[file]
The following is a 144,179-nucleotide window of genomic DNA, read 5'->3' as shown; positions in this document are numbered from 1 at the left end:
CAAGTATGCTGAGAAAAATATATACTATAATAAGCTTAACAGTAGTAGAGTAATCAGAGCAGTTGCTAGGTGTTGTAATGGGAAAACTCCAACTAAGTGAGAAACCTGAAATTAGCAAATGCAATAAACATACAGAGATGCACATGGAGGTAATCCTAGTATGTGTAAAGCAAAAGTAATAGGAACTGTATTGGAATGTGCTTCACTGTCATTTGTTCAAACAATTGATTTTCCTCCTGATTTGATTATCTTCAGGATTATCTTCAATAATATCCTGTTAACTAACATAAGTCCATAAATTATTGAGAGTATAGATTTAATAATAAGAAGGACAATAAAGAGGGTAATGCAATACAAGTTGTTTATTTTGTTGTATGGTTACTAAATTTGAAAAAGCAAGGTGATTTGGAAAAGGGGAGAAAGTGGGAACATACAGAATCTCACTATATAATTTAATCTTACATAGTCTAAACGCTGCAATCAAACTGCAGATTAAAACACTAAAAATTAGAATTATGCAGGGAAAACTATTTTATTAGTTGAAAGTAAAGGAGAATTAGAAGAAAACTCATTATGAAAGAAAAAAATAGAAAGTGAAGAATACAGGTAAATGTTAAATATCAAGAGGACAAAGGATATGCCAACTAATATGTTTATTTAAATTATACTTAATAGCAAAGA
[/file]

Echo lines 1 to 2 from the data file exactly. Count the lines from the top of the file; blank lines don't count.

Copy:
The following is a 144,179-nucleotide window of genomic DNA, read 5'->3' as shown; positions in this document are numbered from 1 at the left end:
CAAGTATGCTGAGAAAAATATATACTATAATAAGCTTAACAGTAGTAGAGTAATCAGAGCAGTTGCTAGGTGTTGTAATGGGAAAACTCCAACTAAGTGAGAAACCTGAAATTAGCAAATGCAATAAACATACAGAGATGCACATGGAGGTAATCCTAGTATGTGTAAAGCAAAAGTAATAGGAACTGTATTGGAATGTGCTTCACTGTCATTTGTTCAAACAATTGATTTTCCTCCTGATTTGATTATCTTCAGGATTATCTTCAATAATATCCTGTTAACTAACATAAGTCCATAAATTATTGAGAGTATAGATTTAATAATAAGAAGGACAATAAAGAGGGTAATGCAATACAAGTTGTTTATTTTGTTGTATGGTTACTAAATTTGAAAAAGCAAGGTGATTTGGAAAAGGGGAGAAAGTGGGAACATACAGAATCTCACTATATAATTTAATCTTACATAGTCTAAACGCTGCAATCAAACTGCAGATTAAAACACTAAAAATTAGAATTATGCAGGGAAAACTATTTTATTAGTTGAAAGTAAAGGAGAATTAGAAGAAAACTCATTATGAAAGAAAAAAATAGAAAGTGAAGAATACAGGTAAATGTTAAATATCAAGAGGACAAAGGATATGCCAACTAATATGTTTATTTAAATTATACTTAATAGCAAAGA